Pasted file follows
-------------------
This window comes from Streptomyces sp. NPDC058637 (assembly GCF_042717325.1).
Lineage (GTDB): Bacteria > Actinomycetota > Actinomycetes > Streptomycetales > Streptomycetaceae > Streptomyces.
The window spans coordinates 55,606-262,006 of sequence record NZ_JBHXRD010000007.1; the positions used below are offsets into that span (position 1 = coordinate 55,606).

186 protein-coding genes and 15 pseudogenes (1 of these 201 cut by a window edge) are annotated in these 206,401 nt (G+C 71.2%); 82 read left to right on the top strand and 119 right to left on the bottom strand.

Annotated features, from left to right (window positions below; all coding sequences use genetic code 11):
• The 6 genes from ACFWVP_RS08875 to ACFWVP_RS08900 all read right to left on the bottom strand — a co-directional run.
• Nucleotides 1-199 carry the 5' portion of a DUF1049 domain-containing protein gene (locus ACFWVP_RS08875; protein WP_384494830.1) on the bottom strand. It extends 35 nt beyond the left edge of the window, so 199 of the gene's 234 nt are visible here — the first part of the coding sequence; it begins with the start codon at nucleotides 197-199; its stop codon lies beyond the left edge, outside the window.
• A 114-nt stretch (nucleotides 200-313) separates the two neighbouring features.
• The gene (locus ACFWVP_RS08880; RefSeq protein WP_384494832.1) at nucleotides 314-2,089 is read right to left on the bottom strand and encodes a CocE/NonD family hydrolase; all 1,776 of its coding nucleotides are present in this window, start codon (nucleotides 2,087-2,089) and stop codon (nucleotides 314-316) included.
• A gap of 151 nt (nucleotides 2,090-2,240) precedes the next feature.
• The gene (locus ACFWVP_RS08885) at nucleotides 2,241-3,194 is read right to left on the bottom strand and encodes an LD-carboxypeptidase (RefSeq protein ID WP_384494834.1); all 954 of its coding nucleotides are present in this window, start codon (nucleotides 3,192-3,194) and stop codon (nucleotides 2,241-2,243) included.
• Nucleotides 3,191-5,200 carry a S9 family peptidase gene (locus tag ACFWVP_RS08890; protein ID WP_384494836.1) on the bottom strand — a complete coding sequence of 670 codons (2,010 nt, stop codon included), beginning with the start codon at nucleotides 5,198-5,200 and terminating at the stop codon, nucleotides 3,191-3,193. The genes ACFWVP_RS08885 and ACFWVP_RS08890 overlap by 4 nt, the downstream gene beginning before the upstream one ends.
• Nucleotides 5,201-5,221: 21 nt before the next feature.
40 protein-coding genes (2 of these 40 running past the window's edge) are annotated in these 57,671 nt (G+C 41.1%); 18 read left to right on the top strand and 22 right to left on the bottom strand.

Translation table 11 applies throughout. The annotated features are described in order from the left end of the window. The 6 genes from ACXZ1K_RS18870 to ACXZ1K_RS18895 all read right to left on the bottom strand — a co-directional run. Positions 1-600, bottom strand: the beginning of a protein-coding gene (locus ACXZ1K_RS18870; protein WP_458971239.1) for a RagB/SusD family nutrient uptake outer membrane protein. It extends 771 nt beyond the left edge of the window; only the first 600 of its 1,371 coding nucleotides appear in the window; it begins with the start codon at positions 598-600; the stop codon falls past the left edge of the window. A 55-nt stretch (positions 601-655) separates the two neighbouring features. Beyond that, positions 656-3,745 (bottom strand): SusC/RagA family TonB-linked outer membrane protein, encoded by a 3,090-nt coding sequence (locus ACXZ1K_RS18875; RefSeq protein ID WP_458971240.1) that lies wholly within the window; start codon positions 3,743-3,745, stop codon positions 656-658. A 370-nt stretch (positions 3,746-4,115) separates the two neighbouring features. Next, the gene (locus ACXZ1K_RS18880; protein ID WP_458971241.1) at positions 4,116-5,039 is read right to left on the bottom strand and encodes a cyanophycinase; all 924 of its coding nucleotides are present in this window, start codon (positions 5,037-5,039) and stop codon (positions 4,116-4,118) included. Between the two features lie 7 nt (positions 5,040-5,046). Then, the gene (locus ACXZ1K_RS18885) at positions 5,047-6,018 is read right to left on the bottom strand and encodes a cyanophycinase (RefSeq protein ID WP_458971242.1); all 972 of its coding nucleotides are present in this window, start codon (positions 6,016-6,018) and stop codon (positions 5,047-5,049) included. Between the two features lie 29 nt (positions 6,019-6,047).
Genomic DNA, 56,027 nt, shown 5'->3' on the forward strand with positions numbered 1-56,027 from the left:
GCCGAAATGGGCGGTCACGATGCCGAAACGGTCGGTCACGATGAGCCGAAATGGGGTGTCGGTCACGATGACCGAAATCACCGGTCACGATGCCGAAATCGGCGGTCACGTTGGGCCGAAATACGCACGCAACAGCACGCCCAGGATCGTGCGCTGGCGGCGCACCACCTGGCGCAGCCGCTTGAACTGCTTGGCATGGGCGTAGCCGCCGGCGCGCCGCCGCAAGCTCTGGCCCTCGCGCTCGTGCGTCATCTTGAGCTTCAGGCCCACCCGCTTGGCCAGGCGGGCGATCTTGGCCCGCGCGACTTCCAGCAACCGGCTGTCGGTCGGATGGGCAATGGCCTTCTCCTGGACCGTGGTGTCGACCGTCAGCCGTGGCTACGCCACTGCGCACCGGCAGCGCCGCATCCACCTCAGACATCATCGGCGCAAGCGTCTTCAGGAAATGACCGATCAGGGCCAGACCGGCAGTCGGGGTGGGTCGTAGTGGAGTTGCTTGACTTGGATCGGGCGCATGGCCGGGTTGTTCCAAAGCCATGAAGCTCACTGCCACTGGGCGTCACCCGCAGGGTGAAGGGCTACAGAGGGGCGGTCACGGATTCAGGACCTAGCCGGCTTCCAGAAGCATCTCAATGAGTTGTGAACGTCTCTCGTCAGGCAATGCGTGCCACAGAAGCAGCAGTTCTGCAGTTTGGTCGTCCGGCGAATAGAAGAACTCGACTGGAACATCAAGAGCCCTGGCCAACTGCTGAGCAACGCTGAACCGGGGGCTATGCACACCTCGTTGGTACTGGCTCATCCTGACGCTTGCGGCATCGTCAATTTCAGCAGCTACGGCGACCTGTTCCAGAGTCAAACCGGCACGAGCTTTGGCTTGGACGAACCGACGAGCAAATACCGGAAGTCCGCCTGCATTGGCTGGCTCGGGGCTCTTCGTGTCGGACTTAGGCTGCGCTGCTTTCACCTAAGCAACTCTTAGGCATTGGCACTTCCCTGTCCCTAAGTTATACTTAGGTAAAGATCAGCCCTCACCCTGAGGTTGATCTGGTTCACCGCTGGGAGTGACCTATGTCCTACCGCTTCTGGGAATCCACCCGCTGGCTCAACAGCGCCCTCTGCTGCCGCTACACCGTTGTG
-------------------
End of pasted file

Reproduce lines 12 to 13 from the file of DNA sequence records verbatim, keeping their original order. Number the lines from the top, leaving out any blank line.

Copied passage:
• Nucleotides 3,191-5,200 carry a S9 family peptidase gene (locus tag ACFWVP_RS08890; protein ID WP_384494836.1) on the bottom strand — a complete coding sequence of 670 codons (2,010 nt, stop codon included), beginning with the start codon at nucleotides 5,198-5,200 and terminating at the stop codon, nucleotides 3,191-3,193. The genes ACFWVP_RS08885 and ACFWVP_RS08890 overlap by 4 nt, the downstream gene beginning before the upstream one ends.
• Nucleotides 5,201-5,221: 21 nt before the next feature.